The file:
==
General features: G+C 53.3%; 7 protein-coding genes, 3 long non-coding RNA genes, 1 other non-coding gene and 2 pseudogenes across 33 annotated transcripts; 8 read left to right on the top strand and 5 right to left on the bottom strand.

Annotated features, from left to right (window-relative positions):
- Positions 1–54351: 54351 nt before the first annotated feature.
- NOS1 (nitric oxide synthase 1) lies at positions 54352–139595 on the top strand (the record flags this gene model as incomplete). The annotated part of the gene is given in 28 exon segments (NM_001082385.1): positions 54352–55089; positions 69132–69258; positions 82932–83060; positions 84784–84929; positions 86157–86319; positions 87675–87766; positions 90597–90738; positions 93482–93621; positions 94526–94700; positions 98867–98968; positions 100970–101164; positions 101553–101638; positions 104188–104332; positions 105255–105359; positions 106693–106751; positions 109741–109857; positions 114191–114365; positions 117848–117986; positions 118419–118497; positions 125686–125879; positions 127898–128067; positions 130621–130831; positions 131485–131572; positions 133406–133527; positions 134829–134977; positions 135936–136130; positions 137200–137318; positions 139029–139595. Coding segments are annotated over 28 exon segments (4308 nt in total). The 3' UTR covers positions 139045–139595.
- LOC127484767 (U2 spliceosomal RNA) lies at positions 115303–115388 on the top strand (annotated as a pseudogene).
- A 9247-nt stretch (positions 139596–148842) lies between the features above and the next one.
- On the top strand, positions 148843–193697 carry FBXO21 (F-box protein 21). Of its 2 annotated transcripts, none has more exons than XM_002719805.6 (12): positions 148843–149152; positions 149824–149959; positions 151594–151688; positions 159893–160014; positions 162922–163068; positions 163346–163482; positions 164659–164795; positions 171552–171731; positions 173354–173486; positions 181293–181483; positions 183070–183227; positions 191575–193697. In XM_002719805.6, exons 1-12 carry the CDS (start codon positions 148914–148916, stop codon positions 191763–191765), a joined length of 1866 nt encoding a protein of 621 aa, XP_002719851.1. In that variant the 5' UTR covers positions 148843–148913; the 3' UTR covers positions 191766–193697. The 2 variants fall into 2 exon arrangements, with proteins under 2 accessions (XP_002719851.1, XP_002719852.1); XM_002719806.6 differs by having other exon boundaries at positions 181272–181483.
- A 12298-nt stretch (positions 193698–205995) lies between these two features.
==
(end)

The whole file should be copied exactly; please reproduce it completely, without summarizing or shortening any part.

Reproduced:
General features: G+C 53.3%; 7 protein-coding genes, 3 long non-coding RNA genes, 1 other non-coding gene and 2 pseudogenes across 33 annotated transcripts; 8 read left to right on the top strand and 5 right to left on the bottom strand.

Annotated features, from left to right (window-relative positions):
- Positions 1–54351: 54351 nt before the first annotated feature.
- NOS1 (nitric oxide synthase 1) lies at positions 54352–139595 on the top strand (the record flags this gene model as incomplete). The annotated part of the gene is given in 28 exon segments (NM_001082385.1): positions 54352–55089; positions 69132–69258; positions 82932–83060; positions 84784–84929; positions 86157–86319; positions 87675–87766; positions 90597–90738; positions 93482–93621; positions 94526–94700; positions 98867–98968; positions 100970–101164; positions 101553–101638; positions 104188–104332; positions 105255–105359; positions 106693–106751; positions 109741–109857; positions 114191–114365; positions 117848–117986; positions 118419–118497; positions 125686–125879; positions 127898–128067; positions 130621–130831; positions 131485–131572; positions 133406–133527; positions 134829–134977; positions 135936–136130; positions 137200–137318; positions 139029–139595. Coding segments are annotated over 28 exon segments (4308 nt in total). The 3' UTR covers positions 139045–139595.
- LOC127484767 (U2 spliceosomal RNA) lies at positions 115303–115388 on the top strand (annotated as a pseudogene).
- A 9247-nt stretch (positions 139596–148842) lies between the features above and the next one.
- On the top strand, positions 148843–193697 carry FBXO21 (F-box protein 21). Of its 2 annotated transcripts, none has more exons than XM_002719805.6 (12): positions 148843–149152; positions 149824–149959; positions 151594–151688; positions 159893–160014; positions 162922–163068; positions 163346–163482; positions 164659–164795; positions 171552–171731; positions 173354–173486; positions 181293–181483; positions 183070–183227; positions 191575–193697. In XM_002719805.6, exons 1-12 carry the CDS (start codon positions 148914–148916, stop codon positions 191763–191765), a joined length of 1866 nt encoding a protein of 621 aa, XP_002719851.1. In that variant the 5' UTR covers positions 148843–148913; the 3' UTR covers positions 191766–193697. The 2 variants fall into 2 exon arrangements, with proteins under 2 accessions (XP_002719851.1, XP_002719852.1); XM_002719806.6 differs by having other exon boundaries at positions 181272–181483.
- A 12298-nt stretch (positions 193698–205995) lies between these two features.